“Try Again” by Keane | No other song (except maybe “Find You” by Zedd) epitomizes Truest to me. If my book were a movie, this song would play as the credits started to roll.
Find out more about Truest and pre-order your copy at jackieleasommers.com/truest!
Really good stuff here!
We all know what a demon procrastination is. But what about the other things that get in the way of actual writing? I have a list of things that (some, not all) writers have a tendency to waste their time with. Whether it’s old habits that need shaking, or creative crutches that lead to excuses, the only way you’re going to write your book is when you sit down and do the work.
My goal, with this post and all of my blogs, is to help writers recognize their personal limitations and push through them for higher productivity and success!
So see if these apply to you, and decide if it’s time to let it go…
- Writing with one eye over your shoulder – So many writers hold back, especially when they’re writing their first novel. Whether it’s because it’s painful to go too deep, or they’re afraid what others will…
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Reminder to self on my roughest days of 2015. Show up, work hard, respect the mystery, season with salt, listen for laughter.
Jackie, be kind to yourself. Writing is a long, arduous, difficult, but rewarding process, and almost nothing comes to you easily. You have to fight for it all, and you do that by showing up, day after day, sitting down, and doing hard work. You eat an elephant one bite at a time, and to be honest, it’s probably irrelevant where you start: toes, ears, tail. Bring salt.
But really, salt is prayer, friends, and courage that looks an awful lot like fear. It’s easy to confuse the two, but courage is fear that keeps showing up to work.
You can do that. It will look different on different days, and that is perfectly fine.
Please remember that you love this. The writing life is a mysterious amalgam of your choosing it and its choosing you. That feels almost holy.
This process necessitates many steps backward. It’s an inherent part of…
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The frontline, evidence-based treatment for OCD is exposure and response prevention therapy. Even if you’re not in a position where you can afford to meet with a specialist, you can still track down a book written by a specialist and do ERP on your own. Either way is going to require great courage, perseverance, and discomfort– but you can do it. Do it to get your freedom and life back.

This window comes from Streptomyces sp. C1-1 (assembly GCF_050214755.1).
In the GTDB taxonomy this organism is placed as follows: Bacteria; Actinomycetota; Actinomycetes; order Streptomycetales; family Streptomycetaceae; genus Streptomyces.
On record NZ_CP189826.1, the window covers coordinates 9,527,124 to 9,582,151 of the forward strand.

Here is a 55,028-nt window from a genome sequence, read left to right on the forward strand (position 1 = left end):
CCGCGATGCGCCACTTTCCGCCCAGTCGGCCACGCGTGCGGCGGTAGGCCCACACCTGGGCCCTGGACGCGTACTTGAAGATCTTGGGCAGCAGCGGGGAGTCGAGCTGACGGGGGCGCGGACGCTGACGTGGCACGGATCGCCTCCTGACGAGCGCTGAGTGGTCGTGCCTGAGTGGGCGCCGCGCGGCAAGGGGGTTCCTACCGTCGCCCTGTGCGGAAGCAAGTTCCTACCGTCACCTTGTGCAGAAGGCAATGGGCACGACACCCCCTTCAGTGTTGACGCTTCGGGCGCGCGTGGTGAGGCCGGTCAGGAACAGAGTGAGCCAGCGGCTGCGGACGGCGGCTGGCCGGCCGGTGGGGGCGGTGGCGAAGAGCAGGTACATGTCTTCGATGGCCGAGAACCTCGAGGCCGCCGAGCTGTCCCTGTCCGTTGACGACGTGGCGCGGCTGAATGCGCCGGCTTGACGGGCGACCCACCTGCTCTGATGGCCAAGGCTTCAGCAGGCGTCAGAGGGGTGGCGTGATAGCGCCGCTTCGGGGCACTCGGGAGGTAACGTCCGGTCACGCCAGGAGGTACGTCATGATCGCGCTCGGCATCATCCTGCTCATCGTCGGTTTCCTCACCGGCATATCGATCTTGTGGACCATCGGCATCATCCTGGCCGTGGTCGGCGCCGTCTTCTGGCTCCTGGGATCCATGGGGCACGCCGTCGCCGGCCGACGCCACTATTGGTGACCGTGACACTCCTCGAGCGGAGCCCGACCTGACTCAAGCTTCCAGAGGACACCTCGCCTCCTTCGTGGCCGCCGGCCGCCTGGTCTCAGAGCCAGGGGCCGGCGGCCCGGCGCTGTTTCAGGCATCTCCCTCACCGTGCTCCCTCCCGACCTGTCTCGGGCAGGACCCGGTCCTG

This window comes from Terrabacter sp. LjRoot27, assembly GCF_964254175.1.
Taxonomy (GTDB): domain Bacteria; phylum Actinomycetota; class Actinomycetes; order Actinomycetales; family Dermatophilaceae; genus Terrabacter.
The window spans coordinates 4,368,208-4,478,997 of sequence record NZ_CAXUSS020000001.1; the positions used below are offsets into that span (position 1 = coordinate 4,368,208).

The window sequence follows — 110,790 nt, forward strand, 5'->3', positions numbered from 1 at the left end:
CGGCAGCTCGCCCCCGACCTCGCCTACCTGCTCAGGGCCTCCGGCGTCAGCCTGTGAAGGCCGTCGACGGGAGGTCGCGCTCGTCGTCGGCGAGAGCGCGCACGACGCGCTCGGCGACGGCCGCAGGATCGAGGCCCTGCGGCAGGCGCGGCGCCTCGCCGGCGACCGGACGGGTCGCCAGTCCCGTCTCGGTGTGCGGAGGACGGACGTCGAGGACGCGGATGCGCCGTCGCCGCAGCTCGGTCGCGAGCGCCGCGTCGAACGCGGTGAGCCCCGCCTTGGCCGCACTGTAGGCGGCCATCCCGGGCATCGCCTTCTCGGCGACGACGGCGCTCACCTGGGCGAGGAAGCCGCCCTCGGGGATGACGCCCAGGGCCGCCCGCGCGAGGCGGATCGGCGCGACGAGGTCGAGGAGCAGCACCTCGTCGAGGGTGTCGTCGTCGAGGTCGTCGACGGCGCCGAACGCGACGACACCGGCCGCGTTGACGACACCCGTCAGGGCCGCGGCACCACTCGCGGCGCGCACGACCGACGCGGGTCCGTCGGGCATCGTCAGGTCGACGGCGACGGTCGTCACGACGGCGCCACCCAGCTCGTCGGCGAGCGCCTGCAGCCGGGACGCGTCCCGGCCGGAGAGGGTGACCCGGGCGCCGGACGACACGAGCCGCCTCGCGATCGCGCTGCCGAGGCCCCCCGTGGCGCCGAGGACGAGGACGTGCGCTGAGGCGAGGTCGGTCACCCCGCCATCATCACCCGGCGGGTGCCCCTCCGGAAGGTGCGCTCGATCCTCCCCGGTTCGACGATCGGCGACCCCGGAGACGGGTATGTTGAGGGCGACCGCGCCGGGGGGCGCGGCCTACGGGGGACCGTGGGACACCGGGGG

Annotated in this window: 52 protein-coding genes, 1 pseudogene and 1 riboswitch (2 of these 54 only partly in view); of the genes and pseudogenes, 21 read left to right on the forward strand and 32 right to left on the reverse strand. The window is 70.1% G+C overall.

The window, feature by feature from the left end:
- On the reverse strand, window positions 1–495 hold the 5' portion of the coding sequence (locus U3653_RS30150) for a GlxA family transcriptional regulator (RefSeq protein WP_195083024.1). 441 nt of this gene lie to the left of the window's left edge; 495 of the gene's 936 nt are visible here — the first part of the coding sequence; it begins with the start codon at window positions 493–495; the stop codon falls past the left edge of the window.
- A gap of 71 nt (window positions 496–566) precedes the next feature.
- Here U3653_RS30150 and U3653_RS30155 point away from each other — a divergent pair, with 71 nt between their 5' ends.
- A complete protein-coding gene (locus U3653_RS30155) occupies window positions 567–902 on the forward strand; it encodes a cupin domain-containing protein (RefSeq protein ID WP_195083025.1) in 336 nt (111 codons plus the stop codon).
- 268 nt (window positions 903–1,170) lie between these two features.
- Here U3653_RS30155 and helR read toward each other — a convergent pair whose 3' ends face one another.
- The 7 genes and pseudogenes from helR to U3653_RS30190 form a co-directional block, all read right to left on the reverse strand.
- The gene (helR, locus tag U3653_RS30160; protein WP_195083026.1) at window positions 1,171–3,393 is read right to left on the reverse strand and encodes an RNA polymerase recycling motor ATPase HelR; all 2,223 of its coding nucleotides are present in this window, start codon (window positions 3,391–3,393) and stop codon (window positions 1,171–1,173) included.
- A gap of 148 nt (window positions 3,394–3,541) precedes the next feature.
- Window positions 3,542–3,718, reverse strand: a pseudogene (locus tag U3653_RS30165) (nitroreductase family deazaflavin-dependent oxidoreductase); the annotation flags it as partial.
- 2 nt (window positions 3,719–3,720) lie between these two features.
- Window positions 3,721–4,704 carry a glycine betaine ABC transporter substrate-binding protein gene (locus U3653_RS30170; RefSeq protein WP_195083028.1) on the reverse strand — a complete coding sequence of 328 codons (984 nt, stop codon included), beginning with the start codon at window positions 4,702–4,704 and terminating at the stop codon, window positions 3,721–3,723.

If you’ve spent any time hanging around this blog, you know that I’m a huge proponent of treating OCD with Exposure and Response Prevention (ERP) therapy, which is the best treatment available. It’s the first and only* treatment I recommend.
People often balk at it, which I understand: it’s difficult. Very difficult. People want an easier option. But I wouldn’t recommend a bandaid for a cancerous tumor, and I won’t suggest anything else.
But I’m too embarrassed …
But I can’t afford it …
But there are no ERP specialists in my area …
Those are all very valid reasons for seeking another treatment option, but the GOOD NEWS is that you can do ERP on your own, if you are committed to it, and if you’re willing to work hard.
It’s still important to have an expert guiding you, so please track down one of the following books:
Stop Obsessing by…
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Here my friend Anna articulates her thoughts … and mine!
For a long time, it was a bad word. It meant angry–radical–abortion supporter–man-hating–and, perhaps worst of all, dark business suits with big shoulder pads. It was the woman I never wanted to be, the promiscuous party girl and corporate high-flyer who disdained motherhood, or shipped her kids off to a nanny.
Yet today, I will tell you boldly (with humility and grace, I hope) that yes – I am a feminist.
And you are, too.
While I did (and probably do) have some anger, I arrived here without becoming any of the things I feared and disdained. I still love pink and decorating and babies and fashion. My relationship with my husband looks quite traditional, in many ways (I hate driving. He likes driving. Guess who drives most of the time?) Often, I’m the traditional feminine “feeler” and he’s the traditional masculine “thinker.” So what does…